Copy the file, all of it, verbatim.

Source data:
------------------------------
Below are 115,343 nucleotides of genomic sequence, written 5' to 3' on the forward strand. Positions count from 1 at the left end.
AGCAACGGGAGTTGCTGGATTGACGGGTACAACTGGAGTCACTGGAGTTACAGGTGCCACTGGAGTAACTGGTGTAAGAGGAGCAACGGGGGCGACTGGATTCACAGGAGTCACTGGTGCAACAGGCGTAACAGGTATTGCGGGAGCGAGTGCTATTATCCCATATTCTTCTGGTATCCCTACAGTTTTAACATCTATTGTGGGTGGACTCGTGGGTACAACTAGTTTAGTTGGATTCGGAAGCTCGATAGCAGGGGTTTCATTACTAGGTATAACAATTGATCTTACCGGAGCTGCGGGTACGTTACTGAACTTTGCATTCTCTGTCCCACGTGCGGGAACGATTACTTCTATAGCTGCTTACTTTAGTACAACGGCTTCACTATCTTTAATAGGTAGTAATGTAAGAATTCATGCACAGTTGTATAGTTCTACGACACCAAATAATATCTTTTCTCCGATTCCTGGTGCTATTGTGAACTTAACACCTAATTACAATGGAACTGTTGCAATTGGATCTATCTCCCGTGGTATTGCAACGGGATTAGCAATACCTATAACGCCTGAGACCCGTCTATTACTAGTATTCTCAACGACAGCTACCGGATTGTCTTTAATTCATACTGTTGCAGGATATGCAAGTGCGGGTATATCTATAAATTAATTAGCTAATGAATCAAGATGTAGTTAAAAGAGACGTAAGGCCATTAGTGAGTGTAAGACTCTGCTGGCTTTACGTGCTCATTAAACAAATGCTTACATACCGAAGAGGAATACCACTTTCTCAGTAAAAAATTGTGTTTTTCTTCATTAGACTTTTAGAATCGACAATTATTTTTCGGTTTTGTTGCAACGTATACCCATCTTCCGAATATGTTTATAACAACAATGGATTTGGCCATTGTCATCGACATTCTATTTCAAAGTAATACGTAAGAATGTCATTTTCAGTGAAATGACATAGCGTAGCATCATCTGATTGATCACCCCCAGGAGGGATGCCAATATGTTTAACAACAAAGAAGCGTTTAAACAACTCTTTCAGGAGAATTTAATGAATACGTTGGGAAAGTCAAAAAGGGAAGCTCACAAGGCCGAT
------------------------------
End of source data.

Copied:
Below are 115,343 nucleotides of genomic sequence, written 5' to 3' on the forward strand. Positions count from 1 at the left end.
AGCAACGGGAGTTGCTGGATTGACGGGTACAACTGGAGTCACTGGAGTTACAGGTGCCACTGGAGTAACTGGTGTAAGAGGAGCAACGGGGGCGACTGGATTCACAGGAGTCACTGGTGCAACAGGCGTAACAGGTATTGCGGGAGCGAGTGCTATTATCCCATATTCTTCTGGTATCCCTACAGTTTTAACATCTATTGTGGGTGGACTCGTGGGTACAACTAGTTTAGTTGGATTCGGAAGCTCGATAGCAGGGGTTTCATTACTAGGTATAACAATTGATCTTACCGGAGCTGCGGGTACGTTACTGAACTTTGCATTCTCTGTCCCACGTGCGGGAACGATTACTTCTATAGCTGCTTACTTTAGTACAACGGCTTCACTATCTTTAATAGGTAGTAATGTAAGAATTCATGCACAGTTGTATAGTTCTACGACACCAAATAATATCTTTTCTCCGATTCCTGGTGCTATTGTGAACTTAACACCTAATTACAATGGAACTGTTGCAATTGGATCTATCTCCCGTGGTATTGCAACGGGATTAGCAATACCTATAACGCCTGAGACCCGTCTATTACTAGTATTCTCAACGACAGCTACCGGATTGTCTTTAATTCATACTGTTGCAGGATATGCAAGTGCGGGTATATCTATAAATTAATTAGCTAATGAATCAAGATGTAGTTAAAAGAGACGTAAGGCCATTAGTGAGTGTAAGACTCTGCTGGCTTTACGTGCTCATTAAACAAATGCTTACATACCGAAGAGGAATACCACTTTCTCAGTAAAAAATTGTGTTTTTCTTCATTAGACTTTTAGAATCGACAATTATTTTTCGGTTTTGTTGCAACGTATACCCATCTTCCGAATATGTTTATAACAACAATGGATTTGGCCATTGTCATCGACATTCTATTTCAAAGTAATACGTAAGAATGTCATTTTCAGTGAAATGACATAGCGTAGCATCATCTGATTGATCACCCCCAGGAGGGATGCCAATATGTTTAACAACAAAGAAGCGTTTAAACAACTCTTTCAGGAGAATTTAATGAATACGTTGGGAAAGTCAAAAAGGGAAGCTCACAAGGCCGAT